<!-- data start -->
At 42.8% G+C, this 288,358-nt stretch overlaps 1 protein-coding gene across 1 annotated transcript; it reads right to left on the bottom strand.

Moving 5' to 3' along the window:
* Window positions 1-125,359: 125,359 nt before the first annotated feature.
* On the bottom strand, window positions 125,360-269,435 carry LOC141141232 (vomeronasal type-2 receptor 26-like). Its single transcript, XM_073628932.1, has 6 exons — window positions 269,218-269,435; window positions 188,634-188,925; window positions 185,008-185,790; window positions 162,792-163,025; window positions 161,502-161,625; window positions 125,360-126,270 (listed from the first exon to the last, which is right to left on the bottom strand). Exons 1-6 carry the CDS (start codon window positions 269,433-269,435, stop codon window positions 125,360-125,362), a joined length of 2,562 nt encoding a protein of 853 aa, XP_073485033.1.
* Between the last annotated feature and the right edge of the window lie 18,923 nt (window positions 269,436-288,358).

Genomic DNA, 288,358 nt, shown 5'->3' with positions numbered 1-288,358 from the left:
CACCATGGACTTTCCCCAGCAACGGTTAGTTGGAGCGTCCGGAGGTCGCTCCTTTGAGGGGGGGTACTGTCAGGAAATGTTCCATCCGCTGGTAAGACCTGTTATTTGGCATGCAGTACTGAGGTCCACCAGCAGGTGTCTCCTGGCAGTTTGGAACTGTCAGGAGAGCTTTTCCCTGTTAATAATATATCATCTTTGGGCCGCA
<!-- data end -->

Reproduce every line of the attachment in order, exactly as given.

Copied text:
At 42.8% G+C, this 288,358-nt stretch overlaps 1 protein-coding gene across 1 annotated transcript; it reads right to left on the bottom strand.

Moving 5' to 3' along the window:
* Window positions 1-125,359: 125,359 nt before the first annotated feature.
* On the bottom strand, window positions 125,360-269,435 carry LOC141141232 (vomeronasal type-2 receptor 26-like). Its single transcript, XM_073628932.1, has 6 exons — window positions 269,218-269,435; window positions 188,634-188,925; window positions 185,008-185,790; window positions 162,792-163,025; window positions 161,502-161,625; window positions 125,360-126,270 (listed from the first exon to the last, which is right to left on the bottom strand). Exons 1-6 carry the CDS (start codon window positions 269,433-269,435, stop codon window positions 125,360-125,362), a joined length of 2,562 nt encoding a protein of 853 aa, XP_073485033.1.
* Between the last annotated feature and the right edge of the window lie 18,923 nt (window positions 269,436-288,358).

Genomic DNA, 288,358 nt, shown 5'->3' with positions numbered 1-288,358 from the left:
CACCATGGACTTTCCCCAGCAACGGTTAGTTGGAGCGTCCGGAGGTCGCTCCTTTGAGGGGGGGTACTGTCAGGAAATGTTCCATCCGCTGGTAAGACCTGTTATTTGGCATGCAGTACTGAGGTCCACCAGCAGGTGTCTCCTGGCAGTTTGGAACTGTCAGGAGAGCTTTTCCCTGTTAATAATATATCATCTTTGGGCCGCA